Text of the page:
Our Rock of Refuge (Reblog)


This year I decided to do a chronological reading through the Bible, which I am really enjoying. A lot of  that reading lately has been in Psalms and this particular one really stood out to me the other night, especially this section:

In you, Lord, I have taken refuge; let me never be put to shame.

In your righteousness, rescue me and deliver me;
    turn your ear to me and save me.

Be my rock of refuge, to which I can always go;
give the command to save me, for you are my rock and my fortress.

Deliver me, my God, from the hand of the wicked,
    from the grasp of those who are evil and cruel.

For you have been my hope, Sovereign Lord,
    my confidence since my youth.

From birth I have relied on you;
    you brought me forth from my mother’s womb.
    I will ever praise you.

I have become a sign to many; you are my strong refuge.

My mouth is filled with your praise, declaring your splendor all day long. 

—Psalm 71:1-8

I find myself in a similar mode as David when he wrote this later in his life. When I am floundering in my circumstances, I can only see myself and my problems. But when I focus on my Rock of Refuge, it makes me look at everything He is doing in my life with new eyes.

Yesterday already happened.

Tomorrow I may not be here.

But right now I can rely on the Lord to be my true refuge…to guide me through the mountains and valleys in my life until He finally brings me home with Him.

How about you, Beloved? Is Jesus your Rock of Refuge? Will you totally trust in Him for everything in your life?

Oh, Jesus, we need You so much in our lives! We are so thankful that because of Your sacrifice on the cross, we have the hope of eternal life with You. We love you so much! And how can we ever thank You enough for being our Rock of Refuge? Help us to learn to rely on you daily … hourly … minute-by-minute. Amen.


5 Birthmarks of the Christian: How to be Certain of Your Salvation

This is a great piece by David Jeremiah which I read at Crosswalk.com. He breaks this down into five C’s: Confession, Change, Compassion, Conflict and Conduct.

5 Birthmarks of the Christian:
How to be Certain of Your Salvation

While the entire Bible stresses certainty and assurance, there’s one section of Scripture that stakes out this theme as its central focus—the letter of 1 John.

As we carefully read through 1 John, we notice a five-fold argument for the assurance of salvation—five of the birthmarks of the Christian.

The Birthmark of Confession

The first is the birthmark of confession, described in 1 John 5:1: “Whoever believes that Jesus is the Christ is born of God.” Before you can have assurance of salvation, you have to believe and be saved. You have to confess Jesus Christ as Lord. Some people assume they are saved because they grew up in a Christian culture, or they have gone to church all their lives, or they have been baptized, or they have tried to live a good life. Yet they’ve never distinctly and personally confessed Jesus Christ as their Savior and Lord.

The Bible teaches that we are sinners, separated from God by a sinful nature. We can never earn, buy, or climb our way into heaven. By our own efforts or goodness, we can never be saved. That’s why God became a man who lived a wholly righteous life, died on the cross, shed His blood for us, and rose from the dead. He paid our penalty, took our judgment upon Himself, and He offers us the opportunity to be born again.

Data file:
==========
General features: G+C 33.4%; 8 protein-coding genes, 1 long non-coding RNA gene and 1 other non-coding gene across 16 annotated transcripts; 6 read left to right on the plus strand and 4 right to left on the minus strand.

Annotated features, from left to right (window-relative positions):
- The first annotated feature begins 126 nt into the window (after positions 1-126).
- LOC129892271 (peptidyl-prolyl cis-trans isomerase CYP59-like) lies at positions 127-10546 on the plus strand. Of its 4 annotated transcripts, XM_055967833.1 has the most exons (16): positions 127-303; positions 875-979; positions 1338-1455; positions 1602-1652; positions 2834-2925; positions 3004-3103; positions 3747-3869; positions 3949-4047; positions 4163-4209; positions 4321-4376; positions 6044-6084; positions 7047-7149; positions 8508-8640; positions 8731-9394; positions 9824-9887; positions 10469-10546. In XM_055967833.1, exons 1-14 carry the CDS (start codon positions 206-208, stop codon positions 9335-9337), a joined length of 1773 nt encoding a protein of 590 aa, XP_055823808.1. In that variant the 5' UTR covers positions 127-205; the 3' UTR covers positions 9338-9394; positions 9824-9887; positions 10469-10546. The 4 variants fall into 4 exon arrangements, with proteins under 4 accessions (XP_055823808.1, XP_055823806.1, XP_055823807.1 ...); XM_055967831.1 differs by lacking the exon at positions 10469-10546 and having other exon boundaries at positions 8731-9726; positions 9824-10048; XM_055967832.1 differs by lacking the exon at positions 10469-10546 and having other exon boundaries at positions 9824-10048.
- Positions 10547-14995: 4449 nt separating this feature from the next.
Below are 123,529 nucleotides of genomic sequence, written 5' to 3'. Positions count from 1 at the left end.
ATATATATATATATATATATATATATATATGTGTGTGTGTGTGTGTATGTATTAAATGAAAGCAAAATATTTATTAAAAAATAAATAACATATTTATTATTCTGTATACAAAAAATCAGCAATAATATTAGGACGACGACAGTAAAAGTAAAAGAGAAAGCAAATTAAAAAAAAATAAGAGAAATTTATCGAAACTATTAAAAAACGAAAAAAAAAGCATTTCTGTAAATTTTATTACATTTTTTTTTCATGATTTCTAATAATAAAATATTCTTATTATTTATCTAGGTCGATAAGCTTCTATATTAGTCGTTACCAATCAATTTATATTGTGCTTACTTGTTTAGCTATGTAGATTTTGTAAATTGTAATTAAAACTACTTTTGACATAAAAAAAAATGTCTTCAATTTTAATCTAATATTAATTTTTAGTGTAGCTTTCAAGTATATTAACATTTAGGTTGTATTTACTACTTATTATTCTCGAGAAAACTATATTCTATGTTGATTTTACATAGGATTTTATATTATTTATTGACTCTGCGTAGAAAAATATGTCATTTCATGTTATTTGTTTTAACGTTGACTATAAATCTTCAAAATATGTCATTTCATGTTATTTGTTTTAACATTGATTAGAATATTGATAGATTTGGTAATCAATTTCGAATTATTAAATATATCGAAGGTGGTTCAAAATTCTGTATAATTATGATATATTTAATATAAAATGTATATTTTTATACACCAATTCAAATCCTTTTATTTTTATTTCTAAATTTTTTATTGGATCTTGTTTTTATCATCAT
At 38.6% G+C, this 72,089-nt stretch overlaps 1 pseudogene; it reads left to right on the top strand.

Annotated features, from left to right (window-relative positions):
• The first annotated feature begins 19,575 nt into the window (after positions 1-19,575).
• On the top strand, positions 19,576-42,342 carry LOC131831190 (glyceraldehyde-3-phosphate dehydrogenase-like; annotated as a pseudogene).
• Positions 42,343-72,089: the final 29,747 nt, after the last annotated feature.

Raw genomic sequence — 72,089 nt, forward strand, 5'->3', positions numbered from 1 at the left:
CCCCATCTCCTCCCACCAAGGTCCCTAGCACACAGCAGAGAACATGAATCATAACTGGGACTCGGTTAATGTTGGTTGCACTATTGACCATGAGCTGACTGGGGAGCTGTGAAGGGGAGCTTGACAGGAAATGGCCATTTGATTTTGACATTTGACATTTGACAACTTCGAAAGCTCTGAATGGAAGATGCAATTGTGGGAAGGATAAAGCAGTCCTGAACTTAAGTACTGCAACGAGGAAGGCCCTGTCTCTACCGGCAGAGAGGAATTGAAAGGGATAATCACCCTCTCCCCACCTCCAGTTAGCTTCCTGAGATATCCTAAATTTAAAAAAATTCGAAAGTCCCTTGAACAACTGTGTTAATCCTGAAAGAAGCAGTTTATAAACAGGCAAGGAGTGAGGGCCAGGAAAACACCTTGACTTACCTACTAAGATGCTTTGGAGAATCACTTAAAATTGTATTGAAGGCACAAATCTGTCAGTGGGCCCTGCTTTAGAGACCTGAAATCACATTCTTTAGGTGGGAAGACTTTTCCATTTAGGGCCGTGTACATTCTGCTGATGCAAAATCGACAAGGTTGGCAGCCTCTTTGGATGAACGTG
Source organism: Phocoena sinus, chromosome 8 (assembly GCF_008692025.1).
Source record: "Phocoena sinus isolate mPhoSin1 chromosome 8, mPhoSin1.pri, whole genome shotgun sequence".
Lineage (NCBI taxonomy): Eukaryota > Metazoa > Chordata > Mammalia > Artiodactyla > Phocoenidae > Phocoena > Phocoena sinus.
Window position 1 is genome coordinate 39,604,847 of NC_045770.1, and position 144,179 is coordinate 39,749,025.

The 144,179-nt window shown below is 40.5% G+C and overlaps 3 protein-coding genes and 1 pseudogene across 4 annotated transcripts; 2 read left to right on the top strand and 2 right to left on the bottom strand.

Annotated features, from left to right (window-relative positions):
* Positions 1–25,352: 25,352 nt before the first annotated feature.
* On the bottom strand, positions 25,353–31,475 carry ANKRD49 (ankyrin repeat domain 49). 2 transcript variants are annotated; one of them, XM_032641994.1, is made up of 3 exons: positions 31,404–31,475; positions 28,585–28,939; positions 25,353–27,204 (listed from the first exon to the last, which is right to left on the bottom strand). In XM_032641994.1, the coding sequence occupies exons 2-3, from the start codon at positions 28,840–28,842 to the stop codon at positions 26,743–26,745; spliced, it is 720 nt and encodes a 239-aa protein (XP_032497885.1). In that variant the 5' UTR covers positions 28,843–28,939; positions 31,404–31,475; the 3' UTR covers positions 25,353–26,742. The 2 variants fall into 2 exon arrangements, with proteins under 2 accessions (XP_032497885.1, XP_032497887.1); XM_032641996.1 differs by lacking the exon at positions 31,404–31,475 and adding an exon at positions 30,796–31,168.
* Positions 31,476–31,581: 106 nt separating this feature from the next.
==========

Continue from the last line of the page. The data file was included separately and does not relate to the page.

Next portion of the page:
Read the rest here.


Holy, Holy, Holy


I decided the other day that I’m going to change my Sunday posts to Sunday Praise and Worship. Many of us cannot make it to church for health, work or other reasons. I often have health issues that keep me home from church, and if you’re like me, you miss being able to sing your praises in a worship service with fellow believers. These Sunday Praise and Worship posts will include Scripture passages of praise and worship, and praise songs in video format, with a link to the lyrics. For copyright purposes, I cannot share the complete lyrics in my blog posts.

So last Sunday we sang We Fall Down at church. This is another praise and worship song that never fails to make my eyes leak. As I sit here writing this post, I am listening to Chris Tomlin sing this and need to stop often to wipe my eyes.

How can we not be totally impressed, awed and thankful as we ponder the utter holiness of Jesus?

And we cry holy, holy, holy
We cry holy, holy, holy
We cry holy, holy, holy
Is the lamb

From: Chris Tomlin – We Fall Down Lyrics | MetroLyrics

We read the prophecy in Isaiah 6:1-3

1 In the year of King Uzziah’s death I saw the Lord sitting on a throne, lofty and exalted, with the train of His robe filling the temple.

Seraphim stood above Him, each having six wings: with two he covered his face, and with two he covered his feet, and with two he flew.

And one called out to another and said,

“Holy, Holy, Holy, is the Lord of hosts,
The whole earth is full of His glory.”

One day we’ll see the fulfillment as prophesied in Revelation 4:5-11

Out from the throne come flashes of lightning and sounds and peals of thunder. And there were seven lamps of fire burning before the throne, which are the seven Spirits of God;

and before the throne there was something like a sea of glass, like crystal; and in the center and around the throne, four living creatures full of eyes in front and behind.